December 6, 2004
Former Military Officials challenge "don't ask, don't tell" Policy
Non-heterosexuals have served in the U.S. armed forces as far back as the first documented case of Gen. Washington’s key strategist during the war of independence. With the first documented case of a soldier being discharged from the military for homosexual acts in 1778, I believe we’ve made sluggish, but constructive progress. The anti-gay agenda preached by the U.S.
Department of Defense has no foundational structure of evidence; however, pure speculation on the likelihood that it would cause a lack of cohesion in the military. This is analogous to many states that still continue their anti-gay agenda such as anti-sodomy laws, holding no foundational evidence.
With a comparable instance in which the Department of Defense claimed that allowing a minority group into the military would cause tension and disruption, allowing blacks into the military in the late 1940’s has provided proof that the military is able to adapt and function in a manner that would preserve cohesion and performance.
A lawsuit filed in a Boston federal court challenged the Pentagon’s 11-year-old “don’t ask, don’t tell” policy. The case is on the basis of 12 gays expelled from the military because of their sexual orientation. The case cites last year’s Supreme Court ruling that overturned state laws making gay sex a crime.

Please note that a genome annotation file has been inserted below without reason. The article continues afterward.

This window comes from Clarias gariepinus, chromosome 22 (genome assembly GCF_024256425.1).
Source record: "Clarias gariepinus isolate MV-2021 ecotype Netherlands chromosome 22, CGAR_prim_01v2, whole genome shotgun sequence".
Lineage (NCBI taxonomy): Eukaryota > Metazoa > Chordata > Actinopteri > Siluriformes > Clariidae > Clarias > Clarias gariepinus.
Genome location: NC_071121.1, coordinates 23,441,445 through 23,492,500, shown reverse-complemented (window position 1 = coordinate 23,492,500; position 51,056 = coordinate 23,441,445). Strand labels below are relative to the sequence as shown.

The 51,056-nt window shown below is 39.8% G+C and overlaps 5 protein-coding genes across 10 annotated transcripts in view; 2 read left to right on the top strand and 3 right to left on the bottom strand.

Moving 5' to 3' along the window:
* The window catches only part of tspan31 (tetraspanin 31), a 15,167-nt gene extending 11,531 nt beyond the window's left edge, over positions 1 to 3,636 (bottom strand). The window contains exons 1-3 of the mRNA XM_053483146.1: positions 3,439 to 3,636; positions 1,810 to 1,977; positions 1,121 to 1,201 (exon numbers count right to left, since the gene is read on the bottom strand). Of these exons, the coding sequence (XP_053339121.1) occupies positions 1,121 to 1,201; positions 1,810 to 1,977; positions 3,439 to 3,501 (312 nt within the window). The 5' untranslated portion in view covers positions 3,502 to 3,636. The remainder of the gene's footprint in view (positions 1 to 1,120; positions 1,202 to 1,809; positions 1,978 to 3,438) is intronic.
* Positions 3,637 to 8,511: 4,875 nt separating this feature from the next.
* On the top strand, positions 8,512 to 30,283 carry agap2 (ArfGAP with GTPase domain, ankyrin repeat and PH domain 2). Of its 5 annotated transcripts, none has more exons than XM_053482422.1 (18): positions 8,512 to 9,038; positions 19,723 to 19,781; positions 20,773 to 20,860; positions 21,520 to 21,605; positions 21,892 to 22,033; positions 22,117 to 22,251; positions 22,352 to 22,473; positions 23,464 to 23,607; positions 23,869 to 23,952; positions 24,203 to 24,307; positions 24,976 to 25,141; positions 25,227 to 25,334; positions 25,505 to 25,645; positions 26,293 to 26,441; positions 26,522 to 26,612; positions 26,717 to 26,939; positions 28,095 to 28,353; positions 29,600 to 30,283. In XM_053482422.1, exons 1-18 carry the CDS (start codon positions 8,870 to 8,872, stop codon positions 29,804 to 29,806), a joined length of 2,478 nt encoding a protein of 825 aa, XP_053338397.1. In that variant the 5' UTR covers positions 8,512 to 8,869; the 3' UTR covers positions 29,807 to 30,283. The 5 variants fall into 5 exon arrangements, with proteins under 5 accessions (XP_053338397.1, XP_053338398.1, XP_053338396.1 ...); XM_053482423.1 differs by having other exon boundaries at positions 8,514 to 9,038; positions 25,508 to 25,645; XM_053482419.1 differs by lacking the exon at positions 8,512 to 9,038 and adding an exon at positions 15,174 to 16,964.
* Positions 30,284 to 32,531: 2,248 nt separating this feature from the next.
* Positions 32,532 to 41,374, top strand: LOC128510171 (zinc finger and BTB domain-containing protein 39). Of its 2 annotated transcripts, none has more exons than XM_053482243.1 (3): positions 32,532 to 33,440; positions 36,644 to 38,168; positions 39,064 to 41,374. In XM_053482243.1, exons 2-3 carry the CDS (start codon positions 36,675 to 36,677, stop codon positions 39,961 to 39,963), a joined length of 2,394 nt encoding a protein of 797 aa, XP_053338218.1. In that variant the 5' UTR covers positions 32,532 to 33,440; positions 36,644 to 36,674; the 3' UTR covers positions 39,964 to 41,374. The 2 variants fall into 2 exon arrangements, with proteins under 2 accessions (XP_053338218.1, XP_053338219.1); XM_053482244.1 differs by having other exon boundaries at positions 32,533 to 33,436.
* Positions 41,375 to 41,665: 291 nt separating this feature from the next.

Two other lawsuits challenging the policy have been filed since the Supreme Court’s ruling.
Proposed during Clinton’s 1993 campaign agenda, the “don’t ask, don’t tell” policy was objected by most military officials as well as numerous legislators. Clinton still went forward with his agenda on the basis of there being no actual evidence of harm by allowing non-heterosexuals into the military; however, this came at a price, compromise. The tactic was surrounded with the knowledge that allowing “full” homosexual rights in the military would never gain support. The approach has allowed actual homosexuals in the military to serve; however, at the expense of oppression.
Unfortunatley, equality comes with time, acceptance, familarity, education, and understanding. In order to achieve this, small steps must be taken for equality. In a similar equality-related issue, analyze the black civil-rights movements. There was a price as well, segregation laws. These of course were eventually overturned. I believe we are heading in a similar, positive fashion; however, with more obstructions.
In my opinion, this policy is a remarkable, progressive stance that with further development will eventually create equality. It’s definitely better than not having any policy. It serves as a foundation for building future non-heterosexual rights on. It has also created an eye opening experience among officials, as well as creating task forces to conduct actual evidence-based analyses versus relying on mere speculations.
Posted by ande4192 at December 6, 2004 4:38 PM
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